On the evening of the first Easter day, Jesus' disciples are cowering behind locked doors in the upper room. Fear, however, should be far from their hearts.

Before he leaves them, he gives them his peace and says they should not be troubled or afraid. The Lord has said he is to suffer and die and on the third day to rise. It is now the third day. The disciples should have peace. They should be untroubled.

However, the disciples are troubled. Creeping doubt about what Jesus said robs them of peace. The tender plant of faith in their hearts is choked by fear. Their Lord has been cruelly crucified by his enemies.

There is every reason for them to believe the disciple shall meet with the same fate as the master. Hiding behind locked doors seems a reasonable reaction.

Consider what this means. The disciples are to be Jesus' apostles. They are to be missionary evangelists.

It is impossible for them to fulfill this ministry when they are afraid to go out of the house.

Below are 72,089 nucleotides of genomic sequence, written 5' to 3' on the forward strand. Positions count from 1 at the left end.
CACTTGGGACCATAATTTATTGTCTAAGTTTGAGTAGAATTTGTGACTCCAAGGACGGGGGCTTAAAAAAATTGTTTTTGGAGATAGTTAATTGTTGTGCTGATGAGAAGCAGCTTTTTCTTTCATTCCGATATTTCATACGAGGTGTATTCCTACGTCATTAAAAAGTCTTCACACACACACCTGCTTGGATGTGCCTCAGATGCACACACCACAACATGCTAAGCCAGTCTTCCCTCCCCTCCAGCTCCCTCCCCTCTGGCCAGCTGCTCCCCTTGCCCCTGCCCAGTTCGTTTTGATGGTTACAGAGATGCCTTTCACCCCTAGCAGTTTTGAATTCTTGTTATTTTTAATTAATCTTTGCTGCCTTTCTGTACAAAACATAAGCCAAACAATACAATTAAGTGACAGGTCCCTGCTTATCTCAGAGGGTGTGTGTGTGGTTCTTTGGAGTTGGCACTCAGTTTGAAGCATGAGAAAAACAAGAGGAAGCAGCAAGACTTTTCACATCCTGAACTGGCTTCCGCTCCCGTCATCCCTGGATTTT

Though the apostles' faith falters, Jesus' faithfulness does not. Jesus appears to the disciples in the upper room. He is kind to the poor apostles huddled there. He does not chide them for being fearful.

He speaks peace to them. He is full of love and mercy -- even toward doubting Thomas. He strengthens their faith.

Their encounter with the risen Lord emboldens them to venture beyond locked doors.

We might relate to those frightened disciples locked away in the upper room.

Our Christian religion is a missionary religion. The mission is hindered by our fearfulness and faltering faith.

Doubt and fear might keep us locked in the safety of familiar surroundings.

Jesus reaches out through the Gospel to enfold us in his love and mercy. He says how blessed we are to believe without seeing. He speaks his peace to us.

He calms our fears. He strengthens our faith. Our own encounter with the risen Christ this Easter makes us bold like the holy apostles of old to venture beyond doors locked in fear and doubt.

Scott Watford is pastoral associate at St. Nicholas of Myra Catholic Church, Hays.